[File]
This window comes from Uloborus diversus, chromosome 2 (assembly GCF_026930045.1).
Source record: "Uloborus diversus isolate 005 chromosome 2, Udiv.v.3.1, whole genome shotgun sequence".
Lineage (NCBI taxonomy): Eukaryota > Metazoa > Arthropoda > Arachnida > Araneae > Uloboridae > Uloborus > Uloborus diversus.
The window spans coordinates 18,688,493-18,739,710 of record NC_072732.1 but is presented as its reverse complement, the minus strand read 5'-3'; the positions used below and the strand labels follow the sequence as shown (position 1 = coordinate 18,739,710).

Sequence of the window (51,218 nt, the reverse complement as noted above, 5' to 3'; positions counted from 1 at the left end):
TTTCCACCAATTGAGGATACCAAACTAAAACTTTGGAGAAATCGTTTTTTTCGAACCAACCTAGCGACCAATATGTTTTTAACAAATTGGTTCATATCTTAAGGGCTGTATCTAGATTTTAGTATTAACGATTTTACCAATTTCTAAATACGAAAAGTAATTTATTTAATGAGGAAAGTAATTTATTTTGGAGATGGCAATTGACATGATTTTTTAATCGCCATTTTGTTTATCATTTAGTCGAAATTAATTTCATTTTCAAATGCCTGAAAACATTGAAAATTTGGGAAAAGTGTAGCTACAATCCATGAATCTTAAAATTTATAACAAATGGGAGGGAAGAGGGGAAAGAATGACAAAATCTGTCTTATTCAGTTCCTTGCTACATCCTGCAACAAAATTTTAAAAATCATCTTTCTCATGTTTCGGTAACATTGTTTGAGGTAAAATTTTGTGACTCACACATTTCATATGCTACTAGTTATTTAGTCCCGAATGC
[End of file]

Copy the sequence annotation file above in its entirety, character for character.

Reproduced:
This window comes from Uloborus diversus, chromosome 2 (assembly GCF_026930045.1).
Source record: "Uloborus diversus isolate 005 chromosome 2, Udiv.v.3.1, whole genome shotgun sequence".
Lineage (NCBI taxonomy): Eukaryota > Metazoa > Arthropoda > Arachnida > Araneae > Uloboridae > Uloborus > Uloborus diversus.
The window spans coordinates 18,688,493-18,739,710 of record NC_072732.1 but is presented as its reverse complement, the minus strand read 5'-3'; the positions used below and the strand labels follow the sequence as shown (position 1 = coordinate 18,739,710).

Sequence of the window (51,218 nt, the reverse complement as noted above, 5' to 3'; positions counted from 1 at the left end):
TTTCCACCAATTGAGGATACCAAACTAAAACTTTGGAGAAATCGTTTTTTTCGAACCAACCTAGCGACCAATATGTTTTTAACAAATTGGTTCATATCTTAAGGGCTGTATCTAGATTTTAGTATTAACGATTTTACCAATTTCTAAATACGAAAAGTAATTTATTTAATGAGGAAAGTAATTTATTTTGGAGATGGCAATTGACATGATTTTTTAATCGCCATTTTGTTTATCATTTAGTCGAAATTAATTTCATTTTCAAATGCCTGAAAACATTGAAAATTTGGGAAAAGTGTAGCTACAATCCATGAATCTTAAAATTTATAACAAATGGGAGGGAAGAGGGGAAAGAATGACAAAATCTGTCTTATTCAGTTCCTTGCTACATCCTGCAACAAAATTTTAAAAATCATCTTTCTCATGTTTCGGTAACATTGTTTGAGGTAAAATTTTGTGACTCACACATTTCATATGCTACTAGTTATTTAGTCCCGAATGC